02:16 - Source: CNN
Thunberg trolls Trump after he mocks her in tweet

Editor’s Note: Melissa Blake is a freelance writer and blogger from Illinois. She covers disability rights and women’s issues and has written for The New York Times, The Washington Post, Harper’s Bazaar, Good Housekeeping and Glamour, among others. Read her blog, So About What I Said, and follow her on Twitter. The views expressed in this commentary are solely hers. View more opinion on CNN.

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I was born with Freeman-Sheldon syndrome, a genetic bone and muscular disorder, so I’ve always been acutely aware of what it means to be different. Yet I’ve never felt more “other” than I have since the 2016 election, in large part due to the actions of President Donald Trump and his administration.

Immediately following his inauguration, the disability section of the White House website was removed – and it hasn’t been added back (for reference, President Barack Obama’s White House site is archived and had a dedicated section for disabilities). We’ve also seen the President’s blatant ableism when he mocked a New York Times reporter and, just last week, in his tweet about Greta Thunberg, a 16-year-old with Asperger’s and Time’s Person of the Year.

Melissa Blake
Courtesy Melissa Blake
Melissa Blake

Perhaps most troubling: Trump’s budget and policies directly hurt people with disabilities, like last week’s news of proposed rule changes to Social Security.

With all this harm, maybe that’s why the last few months have given me a much-needed renewed sense of hope. Although she recently withdrew her candidacy and some in the disability community took serious issue with her proposals, Kamala Harris was the first 2020 candidate to announce an exclusive plan for people with disabilities, back in August.

Since then, a handful of Democratic candidates, including Pete Buttigieg, Julián Castro and Andrew Yang, have spoken out about their disability plans. Buttigieg penned an op-ed for Buzzfeed in November about how he plans to “make our government work for Americans with disabilities.”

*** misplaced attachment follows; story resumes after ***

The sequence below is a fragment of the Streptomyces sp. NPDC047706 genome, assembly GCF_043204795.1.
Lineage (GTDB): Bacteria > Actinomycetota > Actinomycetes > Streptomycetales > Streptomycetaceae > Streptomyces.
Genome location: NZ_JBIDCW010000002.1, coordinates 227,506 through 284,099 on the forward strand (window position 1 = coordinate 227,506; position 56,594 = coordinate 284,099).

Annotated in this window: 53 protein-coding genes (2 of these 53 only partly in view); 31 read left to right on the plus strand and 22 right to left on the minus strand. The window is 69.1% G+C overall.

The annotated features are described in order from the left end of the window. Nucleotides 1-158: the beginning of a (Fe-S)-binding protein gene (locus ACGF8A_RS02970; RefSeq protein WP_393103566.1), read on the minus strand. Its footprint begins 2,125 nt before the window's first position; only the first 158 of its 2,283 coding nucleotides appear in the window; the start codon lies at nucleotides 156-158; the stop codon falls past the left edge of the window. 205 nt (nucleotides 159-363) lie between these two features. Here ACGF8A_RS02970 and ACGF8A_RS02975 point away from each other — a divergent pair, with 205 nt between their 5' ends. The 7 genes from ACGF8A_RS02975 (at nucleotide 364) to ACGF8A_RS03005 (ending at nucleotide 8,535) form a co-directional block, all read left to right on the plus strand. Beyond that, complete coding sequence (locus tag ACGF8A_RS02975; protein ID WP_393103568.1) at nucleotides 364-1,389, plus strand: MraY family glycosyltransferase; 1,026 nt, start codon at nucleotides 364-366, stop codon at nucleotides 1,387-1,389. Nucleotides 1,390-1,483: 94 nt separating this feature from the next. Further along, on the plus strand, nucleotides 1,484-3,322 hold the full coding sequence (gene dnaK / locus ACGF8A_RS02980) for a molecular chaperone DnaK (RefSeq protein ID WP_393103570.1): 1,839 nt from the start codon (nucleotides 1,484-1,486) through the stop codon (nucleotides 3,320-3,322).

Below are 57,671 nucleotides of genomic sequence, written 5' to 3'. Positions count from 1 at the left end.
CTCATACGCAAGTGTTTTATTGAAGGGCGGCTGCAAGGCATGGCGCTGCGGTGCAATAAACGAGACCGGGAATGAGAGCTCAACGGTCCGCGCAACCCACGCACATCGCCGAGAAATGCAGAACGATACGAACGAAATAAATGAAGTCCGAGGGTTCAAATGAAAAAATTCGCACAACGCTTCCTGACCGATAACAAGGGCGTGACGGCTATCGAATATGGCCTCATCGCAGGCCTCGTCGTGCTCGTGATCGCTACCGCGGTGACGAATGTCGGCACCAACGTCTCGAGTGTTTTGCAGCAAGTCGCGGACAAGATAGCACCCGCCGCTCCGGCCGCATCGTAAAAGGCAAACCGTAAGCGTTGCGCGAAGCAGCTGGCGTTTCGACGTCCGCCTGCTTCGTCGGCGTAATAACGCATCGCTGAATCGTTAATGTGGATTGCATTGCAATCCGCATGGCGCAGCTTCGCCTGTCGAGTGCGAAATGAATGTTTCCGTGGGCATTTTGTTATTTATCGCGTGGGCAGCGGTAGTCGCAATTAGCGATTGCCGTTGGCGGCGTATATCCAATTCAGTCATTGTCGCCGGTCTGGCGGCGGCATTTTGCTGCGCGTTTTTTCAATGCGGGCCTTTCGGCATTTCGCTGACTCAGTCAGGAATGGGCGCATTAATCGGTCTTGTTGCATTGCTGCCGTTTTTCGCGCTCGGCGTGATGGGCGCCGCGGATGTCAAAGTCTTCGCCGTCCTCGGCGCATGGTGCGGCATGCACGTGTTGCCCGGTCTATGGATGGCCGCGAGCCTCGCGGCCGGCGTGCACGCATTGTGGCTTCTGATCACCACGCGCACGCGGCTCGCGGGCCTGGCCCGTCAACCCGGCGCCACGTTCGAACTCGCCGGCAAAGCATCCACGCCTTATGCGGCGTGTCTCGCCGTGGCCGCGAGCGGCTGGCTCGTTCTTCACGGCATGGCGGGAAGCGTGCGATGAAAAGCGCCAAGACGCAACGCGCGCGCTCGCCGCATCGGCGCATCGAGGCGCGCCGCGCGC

Castro shared similar sentiments in a tweet after he attended the Iowa Democrats’ Disability Caucus: “As president, I’ll fight to empower and improve the lives of individuals with disabilities – in housing, jobs, education, accessibility, and elsewhere.”

As I browsed the candidates’ official websites, I found sections highlighting disabilities easy to find for nearly all contenders.

And yet, for all this exposure, disability rights and disability inclusion have been notably absent from the discussion during the Democratic debates.

In fact, the disability platforms of the candidates haven’t exactly been a hot topic much of anywhere, and as a disabled woman, this saddens and angers me. And with the final debate of 2019 coming up this week, I’d just like to tell the candidates one thing: Please be more vocal about disabilities. Disabled people are tired of being left out of the conversation, especially when it comes to things that directly impact our lives.

This isn’t only about the candidates. When it comes to disability, moderators and members of the media need to ask questions of those in the race, not just once, but persistently.

I’ve spent the better part of 2019 wondering why this lack of disability discussion has been so stark. Surely, it’s not because disabled people don’t exist; we do exist and in large numbers. According to the CDC, 61 million adults in the United States live with a disability and people with disabilities are living, working and contributing to society like never before. The disability community has a long tradition of being on the front lines when it comes to social and political policy, Haley Moss, a Florida-based lawyer who has autism, told me.

“People with disabilities make up a sizable portion of the population eligible to vote, and it’s crucial not to alienate potential voters,” said Moss. “Disability issues intersect with all other policy proposals and ideas.”

Indeed, people with disabilities are fierce change-makers, which is why it’s essential that they’re included in discussions surrounding the crucial 2020 election and especially included in candidates’ disability platforms. After all, we know what it feels like to be left out when it comes to policy decisions – and even worse, we know what it feels like to be harmed by those policies.

As the saying goes, the personal is political. Who I am as a person and what I’ve been through because of my disability includes politics. For disabled people, it’s impossible to separate the two because what’s happening in Washington is directly affecting our personhood every day.

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A headline last month proclaimed that disability rights are a “major campaign issue” for the first time in 2020. It will be easier for me to believe that when I see it for myself. What I want from Thursday’s Democratic debate is the same thing I want in all the debates and on the campaign trail: I want disabled people to be seen and I want us to be included.

And most of all, I want to see conversations taking place on that debate stage that will bring disability rights to the forefront and help us move toward the future – a future that includes true inclusion for people with disabilities.